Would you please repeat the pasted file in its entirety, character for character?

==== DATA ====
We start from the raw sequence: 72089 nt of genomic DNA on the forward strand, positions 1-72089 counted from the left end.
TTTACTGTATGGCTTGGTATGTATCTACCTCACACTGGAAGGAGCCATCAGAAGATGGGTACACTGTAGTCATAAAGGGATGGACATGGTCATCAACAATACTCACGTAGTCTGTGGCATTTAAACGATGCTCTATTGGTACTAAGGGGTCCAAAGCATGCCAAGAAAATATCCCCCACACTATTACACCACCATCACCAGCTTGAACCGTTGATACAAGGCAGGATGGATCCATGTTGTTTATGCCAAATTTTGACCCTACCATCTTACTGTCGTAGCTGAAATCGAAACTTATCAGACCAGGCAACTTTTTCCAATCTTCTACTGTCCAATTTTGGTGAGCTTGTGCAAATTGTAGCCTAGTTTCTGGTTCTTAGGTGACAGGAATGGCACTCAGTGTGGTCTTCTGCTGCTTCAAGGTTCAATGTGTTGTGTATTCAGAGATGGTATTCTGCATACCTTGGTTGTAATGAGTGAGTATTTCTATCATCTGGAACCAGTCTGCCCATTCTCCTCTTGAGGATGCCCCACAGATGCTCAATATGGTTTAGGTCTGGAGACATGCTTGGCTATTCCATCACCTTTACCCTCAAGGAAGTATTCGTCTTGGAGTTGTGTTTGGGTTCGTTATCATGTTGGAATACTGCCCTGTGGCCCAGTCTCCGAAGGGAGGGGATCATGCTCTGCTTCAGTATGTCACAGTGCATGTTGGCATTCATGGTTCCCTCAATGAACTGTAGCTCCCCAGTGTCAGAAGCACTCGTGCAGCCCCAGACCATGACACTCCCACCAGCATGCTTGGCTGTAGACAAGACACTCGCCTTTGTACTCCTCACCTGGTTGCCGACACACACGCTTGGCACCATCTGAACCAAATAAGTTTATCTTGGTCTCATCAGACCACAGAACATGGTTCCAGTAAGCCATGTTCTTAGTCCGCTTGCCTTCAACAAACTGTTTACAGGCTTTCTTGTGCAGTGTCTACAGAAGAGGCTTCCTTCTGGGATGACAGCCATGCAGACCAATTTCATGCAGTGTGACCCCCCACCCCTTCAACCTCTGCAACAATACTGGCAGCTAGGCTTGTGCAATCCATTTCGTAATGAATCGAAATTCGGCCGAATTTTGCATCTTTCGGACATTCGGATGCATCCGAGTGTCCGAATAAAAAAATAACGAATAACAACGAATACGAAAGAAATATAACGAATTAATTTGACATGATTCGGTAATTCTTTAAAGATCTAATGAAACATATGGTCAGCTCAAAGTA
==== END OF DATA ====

We start from the raw sequence: 72089 nt of genomic DNA on the forward strand, positions 1-72089 counted from the left end.
TTTACTGTATGGCTTGGTATGTATCTACCTCACACTGGAAGGAGCCATCAGAAGATGGGTACACTGTAGTCATAAAGGGATGGACATGGTCATCAACAATACTCACGTAGTCTGTGGCATTTAAACGATGCTCTATTGGTACTAAGGGGTCCAAAGCATGCCAAGAAAATATCCCCCACACTATTACACCACCATCACCAGCTTGAACCGTTGATACAAGGCAGGATGGATCCATGTTGTTTATGCCAAATTTTGACCCTACCATCTTACTGTCGTAGCTGAAATCGAAACTTATCAGACCAGGCAACTTTTTCCAATCTTCTACTGTCCAATTTTGGTGAGCTTGTGCAAATTGTAGCCTAGTTTCTGGTTCTTAGGTGACAGGAATGGCACTCAGTGTGGTCTTCTGCTGCTTCAAGGTTCAATGTGTTGTGTATTCAGAGATGGTATTCTGCATACCTTGGTTGTAATGAGTGAGTATTTCTATCATCTGGAACCAGTCTGCCCATTCTCCTCTTGAGGATGCCCCACAGATGCTCAATATGGTTTAGGTCTGGAGACATGCTTGGCTATTCCATCACCTTTACCCTCAAGGAAGTATTCGTCTTGGAGTTGTGTTTGGGTTCGTTATCATGTTGGAATACTGCCCTGTGGCCCAGTCTCCGAAGGGAGGGGATCATGCTCTGCTTCAGTATGTCACAGTGCATGTTGGCATTCATGGTTCCCTCAATGAACTGTAGCTCCCCAGTGTCAGAAGCACTCGTGCAGCCCCAGACCATGACACTCCCACCAGCATGCTTGGCTGTAGACAAGACACTCGCCTTTGTACTCCTCACCTGGTTGCCGACACACACGCTTGGCACCATCTGAACCAAATAAGTTTATCTTGGTCTCATCAGACCACAGAACATGGTTCCAGTAAGCCATGTTCTTAGTCCGCTTGCCTTCAACAAACTGTTTACAGGCTTTCTTGTGCAGTGTCTACAGAAGAGGCTTCCTTCTGGGATGACAGCCATGCAGACCAATTTCATGCAGTGTGACCCCCCACCCCTTCAACCTCTGCAACAATACTGGCAGCTAGGCTTGTGCAATCCATTTCGTAATGAATCGAAATTCGGCCGAATTTTGCATCTTTCGGACATTCGGATGCATCCGAGTGTCCGAATAAAAAAATAACGAATAACAACGAATACGAAAGAAATATAACGAATTAATTTGACATGATTCGGTAATTCTTTAAAGATCTAATGAAACATATGGTCAGCTCAAAGTA